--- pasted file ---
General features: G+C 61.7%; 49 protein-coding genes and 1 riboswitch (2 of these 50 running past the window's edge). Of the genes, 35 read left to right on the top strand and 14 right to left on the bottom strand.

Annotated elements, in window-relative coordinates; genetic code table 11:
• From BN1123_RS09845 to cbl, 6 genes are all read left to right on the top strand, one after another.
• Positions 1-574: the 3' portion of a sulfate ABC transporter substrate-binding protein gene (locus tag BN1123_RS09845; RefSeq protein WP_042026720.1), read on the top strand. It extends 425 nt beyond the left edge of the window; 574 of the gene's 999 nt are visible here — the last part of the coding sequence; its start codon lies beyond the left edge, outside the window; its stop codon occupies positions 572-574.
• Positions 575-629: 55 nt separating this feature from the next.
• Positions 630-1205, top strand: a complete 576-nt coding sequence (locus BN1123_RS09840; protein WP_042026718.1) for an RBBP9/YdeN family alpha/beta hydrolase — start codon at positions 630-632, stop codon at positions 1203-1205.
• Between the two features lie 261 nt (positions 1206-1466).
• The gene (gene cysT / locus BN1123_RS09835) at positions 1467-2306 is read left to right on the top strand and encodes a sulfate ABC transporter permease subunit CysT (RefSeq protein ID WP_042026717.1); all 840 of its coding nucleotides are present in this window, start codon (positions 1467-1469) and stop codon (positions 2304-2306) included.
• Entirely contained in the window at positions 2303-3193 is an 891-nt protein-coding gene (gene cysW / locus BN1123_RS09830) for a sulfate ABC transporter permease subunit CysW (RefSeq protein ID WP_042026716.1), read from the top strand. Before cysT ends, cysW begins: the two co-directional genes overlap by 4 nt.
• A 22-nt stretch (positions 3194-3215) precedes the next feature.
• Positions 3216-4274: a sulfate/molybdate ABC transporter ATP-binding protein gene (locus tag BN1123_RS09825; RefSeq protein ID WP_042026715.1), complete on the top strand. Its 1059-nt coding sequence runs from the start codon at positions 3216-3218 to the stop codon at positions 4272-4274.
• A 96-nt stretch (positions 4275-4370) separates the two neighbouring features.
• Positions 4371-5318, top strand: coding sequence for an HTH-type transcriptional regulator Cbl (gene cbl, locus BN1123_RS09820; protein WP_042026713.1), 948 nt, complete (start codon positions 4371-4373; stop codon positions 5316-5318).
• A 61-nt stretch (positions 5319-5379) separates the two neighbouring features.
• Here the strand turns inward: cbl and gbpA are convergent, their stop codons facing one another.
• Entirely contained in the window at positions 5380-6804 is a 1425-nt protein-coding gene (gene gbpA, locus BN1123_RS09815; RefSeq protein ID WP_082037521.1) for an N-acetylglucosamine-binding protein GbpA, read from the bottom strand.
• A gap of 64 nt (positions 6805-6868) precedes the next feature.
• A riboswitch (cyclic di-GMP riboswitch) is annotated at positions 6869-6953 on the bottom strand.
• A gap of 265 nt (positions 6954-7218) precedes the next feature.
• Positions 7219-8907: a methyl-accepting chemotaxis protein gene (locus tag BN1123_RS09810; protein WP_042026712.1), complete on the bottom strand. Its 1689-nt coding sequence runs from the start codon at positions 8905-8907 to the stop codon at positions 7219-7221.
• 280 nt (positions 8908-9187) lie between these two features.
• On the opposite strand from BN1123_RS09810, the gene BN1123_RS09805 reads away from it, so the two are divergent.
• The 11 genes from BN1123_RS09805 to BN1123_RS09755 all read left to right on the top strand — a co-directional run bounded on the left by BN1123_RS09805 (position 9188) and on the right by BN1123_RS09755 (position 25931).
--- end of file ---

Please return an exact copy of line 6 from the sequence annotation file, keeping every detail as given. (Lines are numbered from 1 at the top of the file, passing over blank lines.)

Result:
• Positions 630-1205, top strand: a complete 576-nt coding sequence (locus BN1123_RS09840; protein WP_042026718.1) for an RBBP9/YdeN family alpha/beta hydrolase — start codon at positions 630-632, stop codon at positions 1203-1205.